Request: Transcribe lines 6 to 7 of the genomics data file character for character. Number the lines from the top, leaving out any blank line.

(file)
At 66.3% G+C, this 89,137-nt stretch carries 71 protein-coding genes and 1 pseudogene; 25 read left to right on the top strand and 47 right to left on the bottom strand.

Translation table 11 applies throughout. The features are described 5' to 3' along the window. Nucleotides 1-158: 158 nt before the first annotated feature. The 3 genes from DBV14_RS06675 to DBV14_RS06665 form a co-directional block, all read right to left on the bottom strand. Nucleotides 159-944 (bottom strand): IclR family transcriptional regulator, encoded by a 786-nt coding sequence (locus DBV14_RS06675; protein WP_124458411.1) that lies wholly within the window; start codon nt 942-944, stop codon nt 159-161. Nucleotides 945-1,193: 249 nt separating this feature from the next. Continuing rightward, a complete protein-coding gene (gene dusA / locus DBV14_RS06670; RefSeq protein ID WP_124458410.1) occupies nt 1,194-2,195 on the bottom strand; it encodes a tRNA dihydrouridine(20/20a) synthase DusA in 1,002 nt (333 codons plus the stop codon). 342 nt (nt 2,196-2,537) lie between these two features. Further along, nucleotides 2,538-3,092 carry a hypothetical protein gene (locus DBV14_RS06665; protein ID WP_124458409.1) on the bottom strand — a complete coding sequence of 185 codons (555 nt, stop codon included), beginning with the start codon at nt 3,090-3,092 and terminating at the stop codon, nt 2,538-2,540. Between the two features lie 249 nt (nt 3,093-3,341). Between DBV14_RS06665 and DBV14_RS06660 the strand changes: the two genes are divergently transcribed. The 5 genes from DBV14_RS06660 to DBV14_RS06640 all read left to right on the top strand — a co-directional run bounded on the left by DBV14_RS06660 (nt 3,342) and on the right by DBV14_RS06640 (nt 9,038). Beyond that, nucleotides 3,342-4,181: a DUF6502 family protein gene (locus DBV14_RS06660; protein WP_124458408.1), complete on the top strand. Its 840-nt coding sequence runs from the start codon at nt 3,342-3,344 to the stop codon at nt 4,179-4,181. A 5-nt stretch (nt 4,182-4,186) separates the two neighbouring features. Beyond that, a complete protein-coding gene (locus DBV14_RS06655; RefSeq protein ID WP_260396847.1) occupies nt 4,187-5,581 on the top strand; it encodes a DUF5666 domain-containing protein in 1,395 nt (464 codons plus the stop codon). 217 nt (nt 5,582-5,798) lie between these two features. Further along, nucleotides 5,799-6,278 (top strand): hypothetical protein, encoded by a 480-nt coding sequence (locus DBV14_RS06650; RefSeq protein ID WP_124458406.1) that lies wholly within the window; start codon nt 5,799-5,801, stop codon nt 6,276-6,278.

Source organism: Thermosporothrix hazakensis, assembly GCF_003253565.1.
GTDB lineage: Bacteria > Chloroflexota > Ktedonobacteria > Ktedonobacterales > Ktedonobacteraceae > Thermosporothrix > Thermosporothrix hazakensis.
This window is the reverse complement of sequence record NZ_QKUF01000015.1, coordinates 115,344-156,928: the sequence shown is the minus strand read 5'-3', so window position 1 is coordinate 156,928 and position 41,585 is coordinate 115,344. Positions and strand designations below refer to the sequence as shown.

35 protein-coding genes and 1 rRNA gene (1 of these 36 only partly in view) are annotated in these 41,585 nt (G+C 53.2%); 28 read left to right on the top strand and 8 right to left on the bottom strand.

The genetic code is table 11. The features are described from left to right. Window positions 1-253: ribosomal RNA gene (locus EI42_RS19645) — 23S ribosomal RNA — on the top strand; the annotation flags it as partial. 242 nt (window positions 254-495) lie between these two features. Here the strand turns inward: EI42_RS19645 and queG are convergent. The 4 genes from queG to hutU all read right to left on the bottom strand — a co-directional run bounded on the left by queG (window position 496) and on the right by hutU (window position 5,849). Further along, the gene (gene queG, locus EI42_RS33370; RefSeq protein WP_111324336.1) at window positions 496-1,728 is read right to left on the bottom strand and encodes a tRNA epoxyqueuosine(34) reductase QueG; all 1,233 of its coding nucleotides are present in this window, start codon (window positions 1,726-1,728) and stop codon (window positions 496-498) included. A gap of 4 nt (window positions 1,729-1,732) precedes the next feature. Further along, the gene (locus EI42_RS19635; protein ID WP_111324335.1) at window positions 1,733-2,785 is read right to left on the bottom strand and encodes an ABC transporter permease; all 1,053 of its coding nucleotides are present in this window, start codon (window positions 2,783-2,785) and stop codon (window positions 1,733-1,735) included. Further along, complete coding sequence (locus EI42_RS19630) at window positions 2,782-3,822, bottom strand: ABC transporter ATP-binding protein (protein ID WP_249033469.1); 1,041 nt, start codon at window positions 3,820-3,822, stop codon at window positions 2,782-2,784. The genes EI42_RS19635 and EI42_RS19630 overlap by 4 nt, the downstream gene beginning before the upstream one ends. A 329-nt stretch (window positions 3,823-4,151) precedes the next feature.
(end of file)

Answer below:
35 protein-coding genes and 1 rRNA gene (1 of these 36 only partly in view) are annotated in these 41,585 nt (G+C 53.2%); 28 read left to right on the top strand and 8 right to left on the bottom strand.

The genetic code is table 11. The features are described from left to right. Window positions 1-253: ribosomal RNA gene (locus EI42_RS19645) — 23S ribosomal RNA — on the top strand; the annotation flags it as partial. 242 nt (window positions 254-495) lie between these two features. Here the strand turns inward: EI42_RS19645 and queG are convergent. The 4 genes from queG to hutU all read right to left on the bottom strand — a co-directional run bounded on the left by queG (window position 496) and on the right by hutU (window position 5,849). Further along, the gene (gene queG, locus EI42_RS33370; RefSeq protein WP_111324336.1) at window positions 496-1,728 is read right to left on the bottom strand and encodes a tRNA epoxyqueuosine(34) reductase QueG; all 1,233 of its coding nucleotides are present in this window, start codon (window positions 1,726-1,728) and stop codon (window positions 496-498) included. A gap of 4 nt (window positions 1,729-1,732) precedes the next feature. Further along, the gene (locus EI42_RS19635; protein ID WP_111324335.1) at window positions 1,733-2,785 is read right to left on the bottom strand and encodes an ABC transporter permease; all 1,053 of its coding nucleotides are present in this window, start codon (window positions 2,783-2,785) and stop codon (window positions 1,733-1,735) included. Further along, complete coding sequence (locus EI42_RS19630) at window positions 2,782-3,822, bottom strand: ABC transporter ATP-binding protein (protein ID WP_249033469.1); 1,041 nt, start codon at window positions 3,820-3,822, stop codon at window positions 2,782-2,784. The genes EI42_RS19635 and EI42_RS19630 overlap by 4 nt, the downstream gene beginning before the upstream one ends. A 329-nt stretch (window positions 3,823-4,151) precedes the next feature.